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Durex says stay inside, Nike says just do it — Admakers are the new bards of Covid lockdown

The coronavirus lockdown has become a strong stimulus for the Mad Men of the world. Budweiser, Ixigo, Durex are all stepping up to the challenge.

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Everything is shut in India, except the brilliant advertising minds. The challenges posed by the coronavirus lockdown has proved to be a strong stimulus for the Mad Men of the world – those creatively buzzing advertising professionals. The only difference is that the need to innovate has evolved from desire to survival now.

From telling us of new ways of “Just Do It” in a lockdown to how to use protection in public and recharging the nation, the Mad Men of Nike, Durex and DishTV are the new bards of lockdown. They are staying relevant, even when sales are dipping. Not for Durex and other condom companies, though.

Advertisers have proved, once again, that ideas can be bulletproof. Even in the absence of the elaborate production facilities that usually back advertising campaigns, copywriters are successfully punching above their weight. Ad folks are often underrated but are no less than artists.

Indian advertisers are coming out with truly brilliant ads even as companies grapple with dire economic consequences of the lockdown, and advertising and marketing budgets are bleeding dry.

This simply done, beautifully executed, ad by Ixigo demonstrates it. With the travel industry under complete lockdown and staring at an unknown future, one would think travel aggregators would be the last brands who would be able to stay relevant right now, but this ad shattered any such misconceptions.

It ties together one simple thought — ‘the sounds we miss during lockdown’.


Also read: The economics of news media and why it’s in deep crisis because of Covid-19


Durex to Nike

Ashish Khazanchi, managing partner at Enormous Brands, thinks creativity thrives in the face of challenges. “The best Black poetry and also a lot of Blues happened when they were the most oppressed,” he says. Now that advertisers don’t have the cover of “pretty but overproduced visuals”, interesting ideas are taking shape.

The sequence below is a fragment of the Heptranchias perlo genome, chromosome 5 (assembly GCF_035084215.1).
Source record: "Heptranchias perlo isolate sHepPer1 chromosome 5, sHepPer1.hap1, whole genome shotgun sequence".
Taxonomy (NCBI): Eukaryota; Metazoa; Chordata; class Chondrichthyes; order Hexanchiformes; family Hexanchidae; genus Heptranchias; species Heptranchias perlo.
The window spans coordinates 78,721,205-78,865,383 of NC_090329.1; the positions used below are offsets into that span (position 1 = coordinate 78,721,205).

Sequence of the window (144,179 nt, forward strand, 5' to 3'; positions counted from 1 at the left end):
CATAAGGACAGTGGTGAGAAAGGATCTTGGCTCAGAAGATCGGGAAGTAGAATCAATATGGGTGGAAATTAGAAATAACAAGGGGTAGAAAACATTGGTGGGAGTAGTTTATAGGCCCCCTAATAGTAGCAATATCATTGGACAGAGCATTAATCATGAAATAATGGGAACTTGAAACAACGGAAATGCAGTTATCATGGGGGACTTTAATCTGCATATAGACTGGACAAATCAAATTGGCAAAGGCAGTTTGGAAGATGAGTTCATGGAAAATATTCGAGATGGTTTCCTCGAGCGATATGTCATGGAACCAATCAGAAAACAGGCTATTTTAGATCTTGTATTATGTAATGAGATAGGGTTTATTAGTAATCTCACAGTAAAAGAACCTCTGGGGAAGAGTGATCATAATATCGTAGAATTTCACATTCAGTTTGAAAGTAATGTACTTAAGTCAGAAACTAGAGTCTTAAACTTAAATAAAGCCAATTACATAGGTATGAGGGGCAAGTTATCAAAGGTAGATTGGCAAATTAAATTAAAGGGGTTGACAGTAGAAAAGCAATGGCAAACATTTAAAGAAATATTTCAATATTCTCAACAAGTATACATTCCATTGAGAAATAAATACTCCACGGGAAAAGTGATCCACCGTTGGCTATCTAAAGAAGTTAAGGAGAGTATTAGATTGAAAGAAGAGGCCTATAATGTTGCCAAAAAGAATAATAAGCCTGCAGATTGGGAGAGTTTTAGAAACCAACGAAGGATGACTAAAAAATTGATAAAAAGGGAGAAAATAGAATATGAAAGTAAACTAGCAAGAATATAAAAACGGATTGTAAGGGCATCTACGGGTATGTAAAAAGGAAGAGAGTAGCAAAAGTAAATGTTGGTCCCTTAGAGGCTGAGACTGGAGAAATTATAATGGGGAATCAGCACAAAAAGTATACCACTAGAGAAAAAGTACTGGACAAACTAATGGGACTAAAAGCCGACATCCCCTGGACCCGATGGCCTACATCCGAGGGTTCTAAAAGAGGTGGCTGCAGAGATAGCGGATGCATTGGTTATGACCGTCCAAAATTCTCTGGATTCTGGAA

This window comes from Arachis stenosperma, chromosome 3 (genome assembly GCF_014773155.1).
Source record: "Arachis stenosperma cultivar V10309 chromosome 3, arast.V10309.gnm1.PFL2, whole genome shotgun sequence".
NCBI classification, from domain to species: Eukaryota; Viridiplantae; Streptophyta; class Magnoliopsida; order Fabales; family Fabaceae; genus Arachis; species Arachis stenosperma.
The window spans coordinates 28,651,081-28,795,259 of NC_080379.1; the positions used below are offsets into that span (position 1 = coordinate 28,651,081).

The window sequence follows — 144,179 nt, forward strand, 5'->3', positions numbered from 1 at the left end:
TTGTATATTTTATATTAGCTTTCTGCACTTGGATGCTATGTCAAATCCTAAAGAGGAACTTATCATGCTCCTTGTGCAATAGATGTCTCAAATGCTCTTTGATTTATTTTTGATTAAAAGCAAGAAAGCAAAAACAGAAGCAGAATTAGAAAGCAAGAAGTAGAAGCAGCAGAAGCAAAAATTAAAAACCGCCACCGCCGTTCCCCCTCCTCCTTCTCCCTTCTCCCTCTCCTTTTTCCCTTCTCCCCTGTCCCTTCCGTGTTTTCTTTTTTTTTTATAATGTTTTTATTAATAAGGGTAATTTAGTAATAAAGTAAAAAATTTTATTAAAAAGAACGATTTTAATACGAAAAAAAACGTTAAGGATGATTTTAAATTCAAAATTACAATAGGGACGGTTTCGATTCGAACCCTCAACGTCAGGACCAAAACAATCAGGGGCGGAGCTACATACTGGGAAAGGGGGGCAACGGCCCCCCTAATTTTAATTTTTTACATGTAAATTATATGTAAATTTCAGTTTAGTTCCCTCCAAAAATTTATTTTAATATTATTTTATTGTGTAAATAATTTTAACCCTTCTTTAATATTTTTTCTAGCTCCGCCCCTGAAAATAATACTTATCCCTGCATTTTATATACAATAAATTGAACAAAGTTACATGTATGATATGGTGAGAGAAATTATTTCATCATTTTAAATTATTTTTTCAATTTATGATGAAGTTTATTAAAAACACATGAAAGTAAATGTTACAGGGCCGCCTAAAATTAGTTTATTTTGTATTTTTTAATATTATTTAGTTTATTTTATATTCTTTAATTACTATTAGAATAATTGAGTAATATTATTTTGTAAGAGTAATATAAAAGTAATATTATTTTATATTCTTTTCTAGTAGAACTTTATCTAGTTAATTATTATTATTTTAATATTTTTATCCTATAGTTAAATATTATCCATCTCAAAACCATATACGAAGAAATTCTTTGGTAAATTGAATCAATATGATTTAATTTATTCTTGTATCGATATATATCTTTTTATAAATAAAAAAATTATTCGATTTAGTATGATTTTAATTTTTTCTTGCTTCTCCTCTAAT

“Since production remains suspect, insights and writing will have to carry much more on their shoulders,” Khazanchi adds.

His agency’s ad for DishTV rode on sharp writing, simple visuals and the insight that Indians are riding on a ‘patriotic high’, now more than ever.

Desh recharge ho raha hai,” beautifully ties up with DishTV’s offer of not charging its subscribers for a while — something the company says it is doing for the nation during the Covid crisis.

Durex India is well-known for its quirky topical ads, but it has exceeded all expectations amid the lockdown by coming up with ad after ad equating good sexual practices with healthy social and personal habits. The ads are pure joy, shared widely by people because of its relatable content.

 

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In the internet age, organic shareability of ads has become important. And Durex India does it effortlessly.

 

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One cannot talk about good advertising without mentioning Nike. If you’re out of things to watch right now and are on a look out for great content, might I suggest going through Nike’s YouTube page. You’ll come across some exceptionally well-written and directed ads that are better motivators than any positivity page you’re following on Instagram.

But how do you advertise “Just do it” when the current philosophy of the world is to not do anything and just sit at home? Nike answers:

https://youtu.be/nL_UDABXLX8


Also read: Ramayan, Bigg Boss reruns keep viewers hooked, but lockdown is bleeding TV of crores a day


Thinking ‘hatke’

While the world searches for comfort in the familiarity of yesterday — hours and hours of old television and recasts — Budweiser hasn’t stayed behind. In fact, it made it possible to bring the past right into the present by recreating their cult ad ‘Wazzup’. How? Simple, they just included one word that did the magic.

https://www.youtube.com/watch?v=D9UahJH5r3k&feature=youtu.be

All these ads illustrate the commonly used phrases in the Indian ad world — “hatke thinking” and “kuchh fresh soch na” — and show writers have taken the pandemic head on.

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